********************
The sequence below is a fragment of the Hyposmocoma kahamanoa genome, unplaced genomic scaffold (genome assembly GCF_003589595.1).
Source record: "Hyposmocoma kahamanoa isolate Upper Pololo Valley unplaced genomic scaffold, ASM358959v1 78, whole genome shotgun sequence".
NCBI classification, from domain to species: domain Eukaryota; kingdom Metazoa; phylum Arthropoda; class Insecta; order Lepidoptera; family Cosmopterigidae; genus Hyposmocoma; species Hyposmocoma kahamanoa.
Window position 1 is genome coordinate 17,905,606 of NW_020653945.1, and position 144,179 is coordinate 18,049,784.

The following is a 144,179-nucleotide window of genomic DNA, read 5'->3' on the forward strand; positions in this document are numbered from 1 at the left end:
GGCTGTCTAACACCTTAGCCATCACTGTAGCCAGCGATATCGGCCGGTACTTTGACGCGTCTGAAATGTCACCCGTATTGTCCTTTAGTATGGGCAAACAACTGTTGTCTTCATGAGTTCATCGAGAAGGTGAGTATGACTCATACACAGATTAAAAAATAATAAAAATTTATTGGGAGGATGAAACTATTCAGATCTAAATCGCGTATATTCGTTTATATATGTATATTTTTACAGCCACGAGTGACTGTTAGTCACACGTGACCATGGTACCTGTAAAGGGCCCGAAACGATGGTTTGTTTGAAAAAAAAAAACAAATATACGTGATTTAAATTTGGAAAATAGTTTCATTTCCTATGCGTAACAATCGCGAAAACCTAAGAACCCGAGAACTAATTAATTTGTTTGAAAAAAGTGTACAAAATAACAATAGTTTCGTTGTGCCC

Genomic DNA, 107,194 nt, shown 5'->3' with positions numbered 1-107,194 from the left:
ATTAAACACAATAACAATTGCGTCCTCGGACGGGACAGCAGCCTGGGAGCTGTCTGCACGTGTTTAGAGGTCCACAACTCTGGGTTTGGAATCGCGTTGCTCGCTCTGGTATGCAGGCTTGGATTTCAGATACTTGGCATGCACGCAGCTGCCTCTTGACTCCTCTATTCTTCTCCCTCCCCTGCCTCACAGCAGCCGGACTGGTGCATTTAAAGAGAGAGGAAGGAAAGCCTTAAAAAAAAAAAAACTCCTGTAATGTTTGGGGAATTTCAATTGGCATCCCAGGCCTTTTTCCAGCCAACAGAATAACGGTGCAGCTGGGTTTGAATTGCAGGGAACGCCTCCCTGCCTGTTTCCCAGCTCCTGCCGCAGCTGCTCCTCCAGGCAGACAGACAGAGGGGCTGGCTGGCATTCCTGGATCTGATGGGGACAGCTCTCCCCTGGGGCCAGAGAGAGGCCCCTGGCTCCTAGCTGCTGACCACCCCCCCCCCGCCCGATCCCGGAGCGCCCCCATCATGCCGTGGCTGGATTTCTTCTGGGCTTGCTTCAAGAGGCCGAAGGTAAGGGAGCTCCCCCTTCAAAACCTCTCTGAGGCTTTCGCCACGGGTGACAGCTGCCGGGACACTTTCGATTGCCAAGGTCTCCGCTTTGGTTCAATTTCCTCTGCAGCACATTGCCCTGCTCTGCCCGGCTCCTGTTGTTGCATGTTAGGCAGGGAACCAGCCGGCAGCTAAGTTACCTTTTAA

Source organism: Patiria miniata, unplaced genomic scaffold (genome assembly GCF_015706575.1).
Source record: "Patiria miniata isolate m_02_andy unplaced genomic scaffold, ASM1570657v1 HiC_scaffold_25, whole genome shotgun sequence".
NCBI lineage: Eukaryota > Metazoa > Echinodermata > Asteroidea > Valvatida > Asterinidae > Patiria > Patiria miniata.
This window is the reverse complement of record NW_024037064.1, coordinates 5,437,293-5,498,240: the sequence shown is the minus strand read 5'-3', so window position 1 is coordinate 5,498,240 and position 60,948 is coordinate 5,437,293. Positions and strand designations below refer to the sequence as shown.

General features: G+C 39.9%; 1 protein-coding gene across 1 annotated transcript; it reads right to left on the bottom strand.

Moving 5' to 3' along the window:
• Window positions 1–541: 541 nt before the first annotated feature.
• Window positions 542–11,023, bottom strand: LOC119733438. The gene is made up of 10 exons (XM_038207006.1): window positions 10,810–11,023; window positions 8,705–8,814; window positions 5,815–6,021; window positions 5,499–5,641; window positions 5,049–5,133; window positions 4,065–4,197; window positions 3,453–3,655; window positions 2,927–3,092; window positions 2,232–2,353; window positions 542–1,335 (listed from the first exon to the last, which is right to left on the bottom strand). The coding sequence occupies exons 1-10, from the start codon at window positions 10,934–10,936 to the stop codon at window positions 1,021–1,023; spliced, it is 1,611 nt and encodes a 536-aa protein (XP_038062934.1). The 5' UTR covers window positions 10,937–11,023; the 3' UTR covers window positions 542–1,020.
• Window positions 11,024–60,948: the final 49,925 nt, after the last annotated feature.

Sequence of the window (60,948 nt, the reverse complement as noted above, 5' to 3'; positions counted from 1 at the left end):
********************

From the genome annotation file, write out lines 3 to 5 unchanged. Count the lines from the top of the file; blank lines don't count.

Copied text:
NCBI classification, from domain to species: domain Eukaryota; kingdom Metazoa; phylum Arthropoda; class Insecta; order Lepidoptera; family Cosmopterigidae; genus Hyposmocoma; species Hyposmocoma kahamanoa.
Window position 1 is genome coordinate 17,905,606 of NW_020653945.1, and position 144,179 is coordinate 18,049,784.

The following is a 144,179-nucleotide window of genomic DNA, read 5'->3' on the forward strand; positions in this document are numbered from 1 at the left end: